GCs rank data privacy and regulatory compliance as the top risk areas they face in 2023. Meanwhile, 59% of CLOs say data protection privacy laws will create some of the biggest legal challenges for their organizations this year.
Developments in recent months have justified in-house legal leaders’ concerns. The first quarter of 2023 ended with California and Iowa completing the process of enacting new data privacy regulations.
In late March, the California Office of Administrative Law approved new California Consumer Privacy Regulations, and the Iowan governor signed the Iowa Privacy Law. The Iowan law comes into effect on January 1, 2025, but California will begin enforcing its new regulations on July 1, 2023. Alongside California and Iowa, Colorado, Connecticut, Virginia and Utah have passed data privacy legislation this year. Twenty other states are actively legislating on data privacy.
If anyone harbored distant hopes that legislative activity in this area was “done,” they have certainly been extinguished now. And as activity continues, staying on top of compliance obligations, especially around vendor contract provisions, will be an ongoing challenge.
So, how can organizations minimize the effort needed to manage their growing obligations, without running unnecessary risk? As new data privacy legislation continues to arise both in the US and across the globe, the ability to move quickly at scale will become even more critical – and it may require exploring a new approach.
The CCPA grants consumers broad rights to prevent the sale of their personal data and request its deletion by businesses that hold it. It applies to many organizations that do business in California, whether they are based in the state or not.
The CPRA set out in detail what compliance with CCPA looks like, along with additional requirements and obligations. The regulations include rules on how organizations must inform consumers of their rights and facilitate those rights being exercised. The CPRA also specifies certain contractual provisions that companies must include in their contracts with vendors to ensure consumers’ data is handled in accordance with the CCPA.
In practice, this means that compliance requires an enterprise-wide project. Corporate websites need updating, companies must implement internal systems to facilitate prompt action when consumers exercise their rights (for example, when a consumer requests data deletion) and contracts need to be reviewed to make sure their terms align with the requirements of the CPRA.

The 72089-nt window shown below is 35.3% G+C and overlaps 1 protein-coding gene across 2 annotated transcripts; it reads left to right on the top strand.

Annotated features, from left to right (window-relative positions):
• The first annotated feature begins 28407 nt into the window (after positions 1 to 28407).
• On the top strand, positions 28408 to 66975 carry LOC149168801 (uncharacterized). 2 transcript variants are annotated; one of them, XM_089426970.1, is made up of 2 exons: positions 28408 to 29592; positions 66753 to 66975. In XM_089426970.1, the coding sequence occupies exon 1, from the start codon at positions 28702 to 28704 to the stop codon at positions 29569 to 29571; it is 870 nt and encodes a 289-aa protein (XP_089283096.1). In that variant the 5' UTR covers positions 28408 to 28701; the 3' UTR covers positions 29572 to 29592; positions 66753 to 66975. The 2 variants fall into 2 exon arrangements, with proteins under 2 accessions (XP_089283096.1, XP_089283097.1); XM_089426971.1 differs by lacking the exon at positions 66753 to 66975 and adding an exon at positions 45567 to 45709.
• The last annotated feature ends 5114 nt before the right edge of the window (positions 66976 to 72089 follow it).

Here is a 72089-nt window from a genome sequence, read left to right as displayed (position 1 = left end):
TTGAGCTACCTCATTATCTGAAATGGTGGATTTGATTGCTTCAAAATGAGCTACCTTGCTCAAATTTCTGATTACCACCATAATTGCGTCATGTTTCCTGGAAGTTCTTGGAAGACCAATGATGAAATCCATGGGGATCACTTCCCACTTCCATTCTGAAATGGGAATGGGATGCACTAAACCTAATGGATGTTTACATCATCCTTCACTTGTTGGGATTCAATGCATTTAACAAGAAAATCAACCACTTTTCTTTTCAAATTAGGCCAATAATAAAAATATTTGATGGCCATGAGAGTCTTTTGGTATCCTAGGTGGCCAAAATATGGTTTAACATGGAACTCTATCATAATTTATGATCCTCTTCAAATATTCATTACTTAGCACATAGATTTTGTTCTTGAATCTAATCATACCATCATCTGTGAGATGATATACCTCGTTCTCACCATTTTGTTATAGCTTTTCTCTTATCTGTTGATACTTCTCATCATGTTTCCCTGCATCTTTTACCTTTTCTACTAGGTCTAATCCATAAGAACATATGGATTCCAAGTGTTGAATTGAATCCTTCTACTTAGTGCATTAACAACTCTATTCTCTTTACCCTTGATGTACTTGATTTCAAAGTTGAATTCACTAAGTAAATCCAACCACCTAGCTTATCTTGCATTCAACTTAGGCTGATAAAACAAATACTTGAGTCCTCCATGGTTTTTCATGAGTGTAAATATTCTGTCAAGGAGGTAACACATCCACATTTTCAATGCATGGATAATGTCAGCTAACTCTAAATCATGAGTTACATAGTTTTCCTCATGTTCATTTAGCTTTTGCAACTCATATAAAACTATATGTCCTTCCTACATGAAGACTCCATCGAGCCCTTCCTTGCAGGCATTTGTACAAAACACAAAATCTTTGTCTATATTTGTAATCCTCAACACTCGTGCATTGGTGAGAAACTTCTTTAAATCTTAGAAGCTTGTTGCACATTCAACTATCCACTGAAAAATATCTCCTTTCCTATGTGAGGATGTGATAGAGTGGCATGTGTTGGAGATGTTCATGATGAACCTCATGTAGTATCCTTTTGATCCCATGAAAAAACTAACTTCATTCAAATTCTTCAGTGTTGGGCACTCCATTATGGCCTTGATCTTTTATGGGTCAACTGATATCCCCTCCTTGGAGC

In other words, this isn’t something owned or driven solely by one team. But it does need someone – or a small group – to understand the implications of the legislation and ensure that the work needed to comply is happening in a timely manner. Without that kind of alignment and dedicated oversight, the risk of something slipping through the cracks increases.
Privacy statements, user affordances for deletion requests and data usage opt-outs, and internal procedures for processing consumer requests are ultimately within the direct control of an organization. By definition, contracts require at least some interaction with the counterparty if they are to be updated.
Before you can begin to approach the vendors and other contractual counterparties, you must identify what contracts (if any) need updating and what amendments are needed. Figuring that out can be a difficult and time-consuming task, especially if contract hygiene is suboptimal and contracts are not stored systematically or are not easy to interrogate.
Vendor contracts are often stored in unsophisticated file systems. For them to keep any kind of meaningful structure, already-busy people must dedicate time to implement storage and naming protocols. And, in practice, despite internal rules and the best of intentions, that doesn’t happen as consistently as it might. In fact, the vast majority of organizations lack sufficient document storage and organization, leading to massive losses due to lost contract value and time dedicated to repeatable tasks that could be streamlined.